At 11.00 am this morning, Liberty announced that it will seek a Judicial Review of the Government’s ’emergency’ surveillance law on behalf of MPs David Davis and Tom Watson. The announcement comes days after the Data Retention and Investigatory Powers Act 2014 (DRIP) was – according to Liberty – “rushed through Parliament” onto the statute book.
Liberty is arguing on Davis and Watson’s behalf that the new legislation is incompatible with Article 8 of the European Convention on Human Rights (ECHR), the right to respect for private and family life, and Articles 7 and 8 of the EU Charter of Fundamental Rights relating to respect for private and family life and the protection of personal data.
Since 2009, communications data has been retained by public communications services and network providers under a 2009 EU Data Retention Directive. However, back in April the Court of Justice of the European Union (CJEU) ruled that the Directive was invalid because it was so sweeping in its interference with individual privacy rights. The judgement made clear that existing UK legislation, including the Regulation of Investigatory Powers Act 2000 (RIPA), required urgent review.
On 10 July 2014, the DRIP Bill was introduced by ministers claiming that “emergency” legislation was necessary. The Bill was privately agreed following discussions between the three main party leaders. It became law within just three days – a timescale which Liberty feels has rendered proper parliamentary scrutiny, amendment and even debate impossible.
James Welch, legal director for Liberty, said: “It’s as ridiculous as it is offensive to introduce an “emergency” law in response to an essay crisis. The court ruling that blanket data retention breached the privacy of every man, woman and child in the UK was more than three months ago. The Government has shown contempt for both the rule of law and Parliamentary Sovereignty. This private cross-party stitch-up, rail-roaded onto the statute book inside three days, is ripe for challenge in the Courts.”
David Davis, Conservative MP for Haltemprice and Howden, added: “This Act of Parliament was driven through the House of Commons with ridiculous and unnecessary haste to meet a completely artificial emergency. As a result, Members of Parliament had no opportunity to either research it, consider it or debate it properly. The aim of this legal action is to make the Government give the House the opportunity to do what it should have been allowed to do in the first place – in other words proper, considered and effective law-making. The overall aim is to create law which both protects the security of our citizens without unnecessarily invading their privacy.”
Tom Watson, Labour MP for West Bromwich East, added: “The three party leaders struck a private deal to rail-road through a controversial Bill in a week. You cannot make good laws behind closed doors. The new Data Retention and Investigatory Powers Act does not answer the concerns of many that the blanket retention of personal data is a breach of fundamental rights to privacy.”
The Human Rights Act 1998
The Human Rights Act 1998 incorporates the ECHR into UK law. Section 3 requires that, so far as it is possible to do so, primary and subordinate legislation must be read and given effect in a way which is compatible with Convention rights.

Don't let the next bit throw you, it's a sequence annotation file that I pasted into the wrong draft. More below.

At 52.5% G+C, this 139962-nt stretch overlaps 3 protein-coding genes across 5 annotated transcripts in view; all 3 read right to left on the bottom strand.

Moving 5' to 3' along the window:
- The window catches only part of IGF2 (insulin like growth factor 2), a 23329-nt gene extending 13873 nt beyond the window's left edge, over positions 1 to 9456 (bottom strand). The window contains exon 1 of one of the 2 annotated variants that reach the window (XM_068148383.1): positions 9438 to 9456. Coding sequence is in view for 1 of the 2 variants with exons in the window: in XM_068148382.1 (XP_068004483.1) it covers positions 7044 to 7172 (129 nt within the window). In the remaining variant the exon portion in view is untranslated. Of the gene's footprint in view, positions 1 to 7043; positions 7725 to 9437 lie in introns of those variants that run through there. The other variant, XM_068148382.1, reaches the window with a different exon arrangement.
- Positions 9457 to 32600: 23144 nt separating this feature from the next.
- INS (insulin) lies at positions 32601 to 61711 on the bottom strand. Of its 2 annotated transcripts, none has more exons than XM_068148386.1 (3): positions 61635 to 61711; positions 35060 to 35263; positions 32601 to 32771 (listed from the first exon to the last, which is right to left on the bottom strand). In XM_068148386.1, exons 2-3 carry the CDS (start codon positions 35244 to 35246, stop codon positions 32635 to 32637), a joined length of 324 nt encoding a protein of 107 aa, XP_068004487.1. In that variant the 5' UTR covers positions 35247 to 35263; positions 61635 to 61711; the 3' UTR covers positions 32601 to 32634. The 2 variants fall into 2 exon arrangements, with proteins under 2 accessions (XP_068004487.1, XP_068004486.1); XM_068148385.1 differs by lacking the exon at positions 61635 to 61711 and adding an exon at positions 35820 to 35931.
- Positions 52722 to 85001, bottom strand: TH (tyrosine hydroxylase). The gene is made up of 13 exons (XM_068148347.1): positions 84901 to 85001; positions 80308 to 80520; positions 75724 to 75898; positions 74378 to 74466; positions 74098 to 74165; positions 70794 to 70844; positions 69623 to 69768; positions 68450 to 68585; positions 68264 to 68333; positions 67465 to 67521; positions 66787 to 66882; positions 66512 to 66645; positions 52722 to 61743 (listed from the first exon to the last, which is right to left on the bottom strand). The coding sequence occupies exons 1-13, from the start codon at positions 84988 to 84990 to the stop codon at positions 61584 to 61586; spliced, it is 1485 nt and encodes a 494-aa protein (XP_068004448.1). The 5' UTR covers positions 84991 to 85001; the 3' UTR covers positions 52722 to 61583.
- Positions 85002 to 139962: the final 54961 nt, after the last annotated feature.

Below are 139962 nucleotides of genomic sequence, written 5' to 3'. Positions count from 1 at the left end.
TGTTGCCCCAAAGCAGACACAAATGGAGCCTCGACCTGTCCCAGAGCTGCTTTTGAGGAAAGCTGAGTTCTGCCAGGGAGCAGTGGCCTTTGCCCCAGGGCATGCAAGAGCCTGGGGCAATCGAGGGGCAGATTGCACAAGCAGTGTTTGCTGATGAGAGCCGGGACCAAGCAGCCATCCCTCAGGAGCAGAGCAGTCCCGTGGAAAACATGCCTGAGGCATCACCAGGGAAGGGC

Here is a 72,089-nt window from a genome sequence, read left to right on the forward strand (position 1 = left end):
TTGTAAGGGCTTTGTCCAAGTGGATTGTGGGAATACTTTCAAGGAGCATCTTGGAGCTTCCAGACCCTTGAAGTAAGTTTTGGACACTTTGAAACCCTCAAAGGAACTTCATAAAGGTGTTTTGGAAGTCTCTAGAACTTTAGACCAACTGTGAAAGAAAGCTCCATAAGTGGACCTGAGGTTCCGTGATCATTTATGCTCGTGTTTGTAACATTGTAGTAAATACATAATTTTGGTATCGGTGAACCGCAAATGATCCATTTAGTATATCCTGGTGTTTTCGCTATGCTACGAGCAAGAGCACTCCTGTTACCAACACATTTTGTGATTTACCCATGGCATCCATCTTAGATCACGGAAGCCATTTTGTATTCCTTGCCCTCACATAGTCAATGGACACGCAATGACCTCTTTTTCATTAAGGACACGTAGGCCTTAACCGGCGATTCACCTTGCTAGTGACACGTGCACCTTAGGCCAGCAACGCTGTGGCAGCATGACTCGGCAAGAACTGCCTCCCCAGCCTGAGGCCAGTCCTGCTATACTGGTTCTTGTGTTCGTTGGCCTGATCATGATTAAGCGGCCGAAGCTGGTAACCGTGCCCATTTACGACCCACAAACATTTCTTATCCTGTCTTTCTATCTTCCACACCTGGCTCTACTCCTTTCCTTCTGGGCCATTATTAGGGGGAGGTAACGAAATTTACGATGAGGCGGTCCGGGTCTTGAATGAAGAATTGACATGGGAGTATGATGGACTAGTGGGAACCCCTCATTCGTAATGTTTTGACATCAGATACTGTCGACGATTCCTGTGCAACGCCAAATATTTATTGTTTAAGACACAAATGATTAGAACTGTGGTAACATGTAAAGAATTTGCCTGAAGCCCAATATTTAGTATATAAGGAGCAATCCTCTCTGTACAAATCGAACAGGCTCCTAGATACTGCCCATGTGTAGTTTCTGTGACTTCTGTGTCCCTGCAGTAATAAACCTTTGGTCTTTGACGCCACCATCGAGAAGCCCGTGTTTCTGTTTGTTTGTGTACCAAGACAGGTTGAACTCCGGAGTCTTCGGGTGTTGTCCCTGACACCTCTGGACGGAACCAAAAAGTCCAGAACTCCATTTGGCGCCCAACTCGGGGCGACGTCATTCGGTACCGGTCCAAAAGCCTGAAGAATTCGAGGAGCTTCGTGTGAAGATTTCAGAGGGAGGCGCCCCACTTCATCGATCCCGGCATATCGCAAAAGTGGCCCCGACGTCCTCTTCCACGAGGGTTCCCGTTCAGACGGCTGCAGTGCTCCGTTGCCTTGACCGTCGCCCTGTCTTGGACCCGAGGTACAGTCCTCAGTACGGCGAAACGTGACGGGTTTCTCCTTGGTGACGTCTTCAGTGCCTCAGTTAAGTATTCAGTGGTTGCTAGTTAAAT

Section 4 stipulates that in any proceedings in which a court determines whether a provision or primary legislation is compatible with a Convention right, the court may – if it’s satisfied that the provision is incompatible – make a declaration of that incompatibility.
Liberty’s clients (ie David Davis MP and Tom Watson MP) claim that Section 1 of the DRIP 2014 is incompatible with the Human Rights Act and, in particular, Article 8 of the ECHR, together with Articles 7 and 8 of the EU Charter.
The powers within Section 1 of DRIP are extraordinarily wide. In its letter before claim to the Home Secretary, Liberty argues that such powers are incompatible with Article 8 of the ECHR and/or Articles 7 and/or 8 of the EU Charter for a number of reasons, including the following:
*Communications data can provide a very intimate picture of a person’s life – who they communicated with, by what means, the time and length of the communication, where the communication took place and the frequency of the communications. As the CJEU ruling said: “Those data, taken as a whole, may allow very precise conclusions to be drawn concerning the private lives of the persons whose data has been retained, such as the habits of everyday life, permanent or temporary places of residence, daily or other movements, the activities carried out, the social relationships of those persons and the social environments frequented by them”
*Communications data retained under DRIP is subject to an extremely lax access regime – still governed by the RIPA (Communications Data) Order 2010 – allowing such data to be acquired by hundreds of public authorities
*The Act allows the Home Secretary to command, by order, the blanket retention of all communications data for 12 months – no link with the prevention or detection of serious crime is required
Via its letter before claim, Liberty has invited the Home Secretary Theresa May to concede that the Act is indeed incompatible and to publish and present a replacement Bill, in turn allowing Parliament to fulfil its proper constitutional function.
Alternatively, the Home Secretary is invited to concede that Peter Davis MP and Tom Watson MP’s claim is arguable and that a substantive hearing ought to follow.